If something goes wrong, we return again to attribution. The interactions AI has at the customer service level, at the sales level, etc., will be attributed to your company—to you. Intense quality control will be absolutely essential.
How can companies mitigate risk when using AI?
Be incredibly clear on why and how your company will engage with AI. How do you make judgements, what touchpoints do you use, and where are you vulnerable? How does AI fit in with or change those processes? Finally, how will you communicate about your use of AI, both internally and externally?
Preparing in advance and looking around corners will go a long way to help your team anticipate and mitigate risks.
Operate with a standard system
“The most important thing,” Berman says, “is that the system needs to be regularized… not only in terms of the structure, who in the company is responsible for this, but also how are they going to make decisions? What are the questions they're asking?”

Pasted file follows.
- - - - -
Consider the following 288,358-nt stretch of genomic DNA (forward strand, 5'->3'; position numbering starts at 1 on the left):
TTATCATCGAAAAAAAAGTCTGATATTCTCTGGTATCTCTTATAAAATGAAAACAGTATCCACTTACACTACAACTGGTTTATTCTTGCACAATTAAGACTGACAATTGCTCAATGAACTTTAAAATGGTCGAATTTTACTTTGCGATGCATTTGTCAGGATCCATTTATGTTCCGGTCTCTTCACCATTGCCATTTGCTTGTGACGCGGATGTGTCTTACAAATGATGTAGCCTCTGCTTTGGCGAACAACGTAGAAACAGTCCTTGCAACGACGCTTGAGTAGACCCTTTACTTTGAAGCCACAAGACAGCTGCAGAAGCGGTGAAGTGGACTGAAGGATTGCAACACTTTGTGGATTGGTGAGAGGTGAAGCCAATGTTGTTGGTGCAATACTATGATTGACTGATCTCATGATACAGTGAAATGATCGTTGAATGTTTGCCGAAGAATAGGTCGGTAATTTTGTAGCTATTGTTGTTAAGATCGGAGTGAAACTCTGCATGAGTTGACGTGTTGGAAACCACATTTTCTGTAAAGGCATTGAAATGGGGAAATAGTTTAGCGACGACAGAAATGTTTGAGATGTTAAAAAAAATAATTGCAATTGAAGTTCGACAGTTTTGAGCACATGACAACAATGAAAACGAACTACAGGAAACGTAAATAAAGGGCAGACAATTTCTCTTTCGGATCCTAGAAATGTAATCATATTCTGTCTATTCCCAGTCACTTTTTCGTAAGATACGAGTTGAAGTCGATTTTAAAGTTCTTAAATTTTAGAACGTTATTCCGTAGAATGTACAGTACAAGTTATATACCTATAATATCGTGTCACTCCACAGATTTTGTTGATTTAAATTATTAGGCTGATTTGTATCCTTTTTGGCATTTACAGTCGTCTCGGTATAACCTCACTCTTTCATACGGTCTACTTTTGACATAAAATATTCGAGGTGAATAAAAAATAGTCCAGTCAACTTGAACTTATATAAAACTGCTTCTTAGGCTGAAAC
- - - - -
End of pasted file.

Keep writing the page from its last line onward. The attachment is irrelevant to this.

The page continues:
A standard system gives you the ability to explain decisions in hindsight or make strategic adjustments as new information comes to light.
What if something goes wrong?
Ethical Compass Advisors guides clients through a few main steps when something goes wrong. “It’s not about covering yourself from a PR perspective,” they explain. “It’s about convincing people you’re going to do better next time.”
- Maintain transparency about what went wrong. Feldman advised, “No company is too small to have a story go public. Transparency upfront is a tremendous advantage.”
- Don’t blame the AI. Instead, admit to employing AI when you shouldn’t have, or to being too lax on quality control. Explain what happened and how it was caused by AI, but don’t attempt to duck responsibility.
- Explain what you’re going to do differently in the future—and why. Give reasons for your conduct, explain what went wrong, and what will change moving forward.
- Give life to your principles. Connect the changes you’re making to your company values, offering up a set of principles you’re open to be measured by.
People are cynical, especially when it comes to corporate actors. It will take time, Feldman says, but “you can rebuild trust and actually achieve a substantial amount of legitimacy… [people] will believe what they see demonstrated over time. There's no shortcut.”
Eager for more detailed answers? Interested in our panelists’ thoughts on current and future regulations around AI?
This webinar is packed full of great insights, real-life examples, and more. Log into your Client account and navigate to CEO Tools to view the recording.